Mask Making for clients with Schizophrenia

8” x 12” white plaster mask

Purpose: Identify and change self-talk and beliefs that interfere with recovery. Change negative thoughts into positive ones. Help client to increase self-concept and bolster belief system about self for the better.

Goal: Use mask-making (specifically using awareness of negative vs. positive messages) to teach the client (i.e., defining the problem constructively and specifically (what is a negative message, what is a reality-based message; brainstorming solution options (which one does the client choose?); evaluating the pros and cons of the options (if I do x, this will happen...); choosing an option; evaluating the results; and adjusting the plan (I can always change my mind).

Therapeutic Properties of the Media:
In a center used for art therapy and other modalities to serve people with schizophrenia, bipolar disorder and other severe mental illness, Mimi Farrely-Hansen (2013) found “that art making done in this setting supports experimentation, risk taking, problem solving, social contact, interdependence, and self-esteem. Over time some members trade in their ‘mentally ill’ identity for an artist’s identity.” She brings in her own work to discuss and process with the group.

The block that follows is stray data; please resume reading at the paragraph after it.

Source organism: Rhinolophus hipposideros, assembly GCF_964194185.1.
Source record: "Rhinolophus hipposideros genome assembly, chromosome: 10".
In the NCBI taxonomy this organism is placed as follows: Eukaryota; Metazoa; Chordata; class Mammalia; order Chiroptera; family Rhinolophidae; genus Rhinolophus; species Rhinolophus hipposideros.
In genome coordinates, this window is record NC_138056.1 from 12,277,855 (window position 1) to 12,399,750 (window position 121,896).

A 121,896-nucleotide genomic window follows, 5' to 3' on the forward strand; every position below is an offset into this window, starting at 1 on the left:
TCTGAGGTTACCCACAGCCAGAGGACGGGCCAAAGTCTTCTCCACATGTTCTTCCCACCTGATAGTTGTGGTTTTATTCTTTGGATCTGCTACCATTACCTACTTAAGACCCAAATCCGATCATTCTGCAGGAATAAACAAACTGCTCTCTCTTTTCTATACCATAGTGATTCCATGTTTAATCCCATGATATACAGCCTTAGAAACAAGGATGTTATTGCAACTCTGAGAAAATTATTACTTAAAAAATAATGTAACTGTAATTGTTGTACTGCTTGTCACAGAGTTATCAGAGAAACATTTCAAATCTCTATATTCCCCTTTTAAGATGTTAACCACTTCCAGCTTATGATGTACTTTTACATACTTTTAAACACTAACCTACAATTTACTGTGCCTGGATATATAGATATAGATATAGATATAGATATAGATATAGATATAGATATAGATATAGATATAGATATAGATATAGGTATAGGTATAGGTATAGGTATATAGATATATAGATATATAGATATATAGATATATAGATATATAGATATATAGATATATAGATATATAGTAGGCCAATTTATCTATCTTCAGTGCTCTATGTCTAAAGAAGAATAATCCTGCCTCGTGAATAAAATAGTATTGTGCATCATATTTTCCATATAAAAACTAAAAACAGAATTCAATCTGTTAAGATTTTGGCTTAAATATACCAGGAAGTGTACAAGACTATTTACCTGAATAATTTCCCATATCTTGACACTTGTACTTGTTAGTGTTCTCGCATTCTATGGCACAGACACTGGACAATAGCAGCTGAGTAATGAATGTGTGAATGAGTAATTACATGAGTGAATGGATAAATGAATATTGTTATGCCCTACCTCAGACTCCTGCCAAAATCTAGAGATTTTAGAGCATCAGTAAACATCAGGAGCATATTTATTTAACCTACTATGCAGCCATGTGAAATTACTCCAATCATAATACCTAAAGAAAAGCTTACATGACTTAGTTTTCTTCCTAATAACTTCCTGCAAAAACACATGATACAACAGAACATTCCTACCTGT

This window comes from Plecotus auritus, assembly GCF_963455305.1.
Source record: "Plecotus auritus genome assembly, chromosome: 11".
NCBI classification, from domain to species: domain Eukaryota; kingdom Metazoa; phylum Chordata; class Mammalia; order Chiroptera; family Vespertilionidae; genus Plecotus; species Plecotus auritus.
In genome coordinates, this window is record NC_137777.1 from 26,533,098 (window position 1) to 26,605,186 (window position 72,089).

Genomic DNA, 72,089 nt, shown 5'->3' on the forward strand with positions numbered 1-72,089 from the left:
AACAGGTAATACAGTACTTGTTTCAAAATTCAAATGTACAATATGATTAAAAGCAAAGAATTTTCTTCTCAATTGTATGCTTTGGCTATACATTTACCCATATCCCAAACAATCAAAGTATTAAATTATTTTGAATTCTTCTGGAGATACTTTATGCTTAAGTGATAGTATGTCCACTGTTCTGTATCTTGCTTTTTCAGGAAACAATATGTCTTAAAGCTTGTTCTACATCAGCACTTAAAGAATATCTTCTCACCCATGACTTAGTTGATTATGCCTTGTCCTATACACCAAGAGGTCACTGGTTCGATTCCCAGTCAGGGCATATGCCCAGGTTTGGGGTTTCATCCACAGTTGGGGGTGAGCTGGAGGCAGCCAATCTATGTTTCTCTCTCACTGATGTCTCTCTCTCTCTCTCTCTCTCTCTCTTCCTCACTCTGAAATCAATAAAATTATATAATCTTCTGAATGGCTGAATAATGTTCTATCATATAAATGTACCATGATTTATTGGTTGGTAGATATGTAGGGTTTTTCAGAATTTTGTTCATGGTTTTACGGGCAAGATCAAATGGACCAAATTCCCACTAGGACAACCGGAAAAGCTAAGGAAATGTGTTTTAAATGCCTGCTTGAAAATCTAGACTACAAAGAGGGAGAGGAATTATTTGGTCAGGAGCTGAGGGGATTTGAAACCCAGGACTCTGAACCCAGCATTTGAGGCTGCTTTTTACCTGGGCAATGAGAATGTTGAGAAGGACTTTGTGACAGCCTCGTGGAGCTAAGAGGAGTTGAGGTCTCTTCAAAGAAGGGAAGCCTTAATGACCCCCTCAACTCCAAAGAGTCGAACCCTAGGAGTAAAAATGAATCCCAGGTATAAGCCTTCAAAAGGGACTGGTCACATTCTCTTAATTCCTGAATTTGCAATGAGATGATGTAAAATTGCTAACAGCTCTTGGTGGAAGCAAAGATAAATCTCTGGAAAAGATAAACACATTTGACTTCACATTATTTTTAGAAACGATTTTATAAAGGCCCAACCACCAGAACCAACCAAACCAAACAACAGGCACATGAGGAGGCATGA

Mask making can be used to bolster self-concept which in turn plays into the level of self-efficacy on has about him or herself. According to Dunn-Snow and Joy-Smellie (2000) masks can be increase individuality and self-awareness, obscure challenging emotions, act as a protective symbol and help with transformative experiences. 
Masks were used in a project called “Facing Homelessness” in which plaster gauze masks facilitated with social reparation. Allen (2007) reports that embellished and exhibited masks made by the homeless population raised awareness and challenged stereotypes about this population.
Allen, P. B. (2007). Facing homelessness: A community mask making project. In F. Kaplan (Ed.), Art therapy and social action (pp. 59– 71). London: Jessica Kingsley.
Dunn-Snow, P., & Joy-Smellie, S. (2000). Teaching art therapy techniques: Mask-making, a case in point. Art Therapy: Journal of the American Art Therapy Association, 17( 2), 125– 131.
Howie, P., Prasad, S., and Kristel, J. (2013) Using Art Therapy with Diverse Populations: Crossing Cultures and Abilities (p. 3). Jessica Kingsley Publishers. Kindle Edition.

  • Adaptations: Bring in magazine for or items that can be glued to the outside of the mask. 
  • Creative Options: Offer black Sharpie (Permanent Ultra-Fine Point Markers, Black, Pack Of 12) for drawing on the masks. Or paint markers.
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